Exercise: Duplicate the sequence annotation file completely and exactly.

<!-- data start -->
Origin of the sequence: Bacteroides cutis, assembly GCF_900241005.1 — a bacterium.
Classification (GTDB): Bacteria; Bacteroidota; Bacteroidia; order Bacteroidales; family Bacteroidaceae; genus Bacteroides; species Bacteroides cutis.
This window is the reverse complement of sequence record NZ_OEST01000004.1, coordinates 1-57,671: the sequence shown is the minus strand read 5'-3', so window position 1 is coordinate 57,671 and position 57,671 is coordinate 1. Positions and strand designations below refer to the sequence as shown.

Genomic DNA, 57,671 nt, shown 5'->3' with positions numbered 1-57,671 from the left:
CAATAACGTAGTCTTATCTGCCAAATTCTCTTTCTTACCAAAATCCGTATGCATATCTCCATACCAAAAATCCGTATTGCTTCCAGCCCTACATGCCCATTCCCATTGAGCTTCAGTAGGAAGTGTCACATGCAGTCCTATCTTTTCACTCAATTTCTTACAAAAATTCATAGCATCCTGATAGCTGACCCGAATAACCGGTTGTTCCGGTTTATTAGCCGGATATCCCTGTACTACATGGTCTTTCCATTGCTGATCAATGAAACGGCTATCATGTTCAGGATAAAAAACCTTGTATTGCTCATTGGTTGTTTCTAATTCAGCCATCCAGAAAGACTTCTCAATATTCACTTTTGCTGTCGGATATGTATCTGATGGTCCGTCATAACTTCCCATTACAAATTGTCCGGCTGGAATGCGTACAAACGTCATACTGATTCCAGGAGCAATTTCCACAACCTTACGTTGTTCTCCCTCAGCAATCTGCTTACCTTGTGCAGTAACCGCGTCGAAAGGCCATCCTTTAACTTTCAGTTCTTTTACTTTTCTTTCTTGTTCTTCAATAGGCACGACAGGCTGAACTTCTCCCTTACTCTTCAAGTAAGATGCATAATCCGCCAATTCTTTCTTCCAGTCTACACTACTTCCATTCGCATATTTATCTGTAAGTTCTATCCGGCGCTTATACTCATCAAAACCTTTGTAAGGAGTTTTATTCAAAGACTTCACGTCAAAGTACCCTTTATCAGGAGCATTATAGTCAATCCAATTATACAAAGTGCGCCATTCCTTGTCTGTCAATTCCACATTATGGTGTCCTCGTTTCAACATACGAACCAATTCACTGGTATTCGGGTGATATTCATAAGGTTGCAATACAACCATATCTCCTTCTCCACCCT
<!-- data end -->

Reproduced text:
Origin of the sequence: Bacteroides cutis, assembly GCF_900241005.1 — a bacterium.
Classification (GTDB): Bacteria; Bacteroidota; Bacteroidia; order Bacteroidales; family Bacteroidaceae; genus Bacteroides; species Bacteroides cutis.
This window is the reverse complement of sequence record NZ_OEST01000004.1, coordinates 1-57,671: the sequence shown is the minus strand read 5'-3', so window position 1 is coordinate 57,671 and position 57,671 is coordinate 1. Positions and strand designations below refer to the sequence as shown.

Genomic DNA, 57,671 nt, shown 5'->3' with positions numbered 1-57,671 from the left:
CAATAACGTAGTCTTATCTGCCAAATTCTCTTTCTTACCAAAATCCGTATGCATATCTCCATACCAAAAATCCGTATTGCTTCCAGCCCTACATGCCCATTCCCATTGAGCTTCAGTAGGAAGTGTCACATGCAGTCCTATCTTTTCACTCAATTTCTTACAAAAATTCATAGCATCCTGATAGCTGACCCGAATAACCGGTTGTTCCGGTTTATTAGCCGGATATCCCTGTACTACATGGTCTTTCCATTGCTGATCAATGAAACGGCTATCATGTTCAGGATAAAAAACCTTGTATTGCTCATTGGTTGTTTCTAATTCAGCCATCCAGAAAGACTTCTCAATATTCACTTTTGCTGTCGGATATGTATCTGATGGTCCGTCATAACTTCCCATTACAAATTGTCCGGCTGGAATGCGTACAAACGTCATACTGATTCCAGGAGCAATTTCCACAACCTTACGTTGTTCTCCCTCAGCAATCTGCTTACCTTGTGCAGTAACCGCGTCGAAAGGCCATCCTTTAACTTTCAGTTCTTTTACTTTTCTTTCTTGTTCTTCAATAGGCACGACAGGCTGAACTTCTCCCTTACTCTTCAAGTAAGATGCATAATCCGCCAATTCTTTCTTCCAGTCTACACTACTTCCATTCGCATATTTATCTGTAAGTTCTATCCGGCGCTTATACTCATCAAAACCTTTGTAAGGAGTTTTATTCAAAGACTTCACGTCAAAGTACCCTTTATCAGGAGCATTATAGTCAATCCAATTATACAAAGTGCGCCATTCCTTGTCTGTCAATTCCACATTATGGTGTCCTCGTTTCAACATACGAACCAATTCACTGGTATTCGGGTGATATTCATAAGGTTGCAATACAACCATATCTCCTTCTCCACCCT